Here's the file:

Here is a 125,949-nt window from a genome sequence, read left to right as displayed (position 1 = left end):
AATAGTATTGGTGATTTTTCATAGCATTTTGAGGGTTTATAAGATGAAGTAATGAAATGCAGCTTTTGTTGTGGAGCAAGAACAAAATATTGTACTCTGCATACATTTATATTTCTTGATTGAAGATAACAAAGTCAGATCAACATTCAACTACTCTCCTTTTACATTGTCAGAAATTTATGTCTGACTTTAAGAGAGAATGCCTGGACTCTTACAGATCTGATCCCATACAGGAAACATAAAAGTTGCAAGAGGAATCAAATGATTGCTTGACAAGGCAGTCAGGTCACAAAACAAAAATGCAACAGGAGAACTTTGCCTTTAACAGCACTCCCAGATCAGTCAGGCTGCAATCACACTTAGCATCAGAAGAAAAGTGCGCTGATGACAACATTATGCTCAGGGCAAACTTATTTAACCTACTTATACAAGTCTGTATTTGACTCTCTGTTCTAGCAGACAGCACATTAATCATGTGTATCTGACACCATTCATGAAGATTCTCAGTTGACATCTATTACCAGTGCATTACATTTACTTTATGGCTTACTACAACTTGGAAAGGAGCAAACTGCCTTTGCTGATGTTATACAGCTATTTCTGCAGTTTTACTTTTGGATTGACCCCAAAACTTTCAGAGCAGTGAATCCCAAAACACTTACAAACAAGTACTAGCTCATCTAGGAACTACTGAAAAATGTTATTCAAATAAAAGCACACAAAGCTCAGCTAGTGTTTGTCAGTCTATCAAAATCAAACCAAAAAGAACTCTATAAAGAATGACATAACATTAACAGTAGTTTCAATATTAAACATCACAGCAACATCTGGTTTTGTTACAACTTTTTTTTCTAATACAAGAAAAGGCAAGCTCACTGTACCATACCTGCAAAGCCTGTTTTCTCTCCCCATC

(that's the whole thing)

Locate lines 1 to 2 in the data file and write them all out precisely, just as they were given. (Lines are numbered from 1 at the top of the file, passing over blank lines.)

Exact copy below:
Here is a 125,949-nt window from a genome sequence, read left to right as displayed (position 1 = left end):
AATAGTATTGGTGATTTTTCATAGCATTTTGAGGGTTTATAAGATGAAGTAATGAAATGCAGCTTTTGTTGTGGAGCAAGAACAAAATATTGTACTCTGCATACATTTATATTTCTTGATTGAAGATAACAAAGTCAGATCAACATTCAACTACTCTCCTTTTACATTGTCAGAAATTTATGTCTGACTTTAAGAGAGAATGCCTGGACTCTTACAGATCTGATCCCATACAGGAAACATAAAAGTTGCAAGAGGAATCAAATGATTGCTTGACAAGGCAGTCAGGTCACAAAACAAAAATGCAACAGGAGAACTTTGCCTTTAACAGCACTCCCAGATCAGTCAGGCTGCAATCACACTTAGCATCAGAAGAAAAGTGCGCTGATGACAACATTATGCTCAGGGCAAACTTATTTAACCTACTTATACAAGTCTGTATTTGACTCTCTGTTCTAGCAGACAGCACATTAATCATGTGTATCTGACACCATTCATGAAGATTCTCAGTTGACATCTATTACCAGTGCATTACATTTACTTTATGGCTTACTACAACTTGGAAAGGAGCAAACTGCCTTTGCTGATGTTATACAGCTATTTCTGCAGTTTTACTTTTGGATTGACCCCAAAACTTTCAGAGCAGTGAATCCCAAAACACTTACAAACAAGTACTAGCTCATCTAGGAACTACTGAAAAATGTTATTCAAATAAAAGCACACAAAGCTCAGCTAGTGTTTGTCAGTCTATCAAAATCAAACCAAAAAGAACTCTATAAAGAATGACATAACATTAACAGTAGTTTCAATATTAAACATCACAGCAACATCTGGTTTTGTTACAACTTTTTTTTCTAATACAAGAAAAGGCAAGCTCACTGTACCATACCTGCAAAGCCTGTTTTCTCTCCCCATC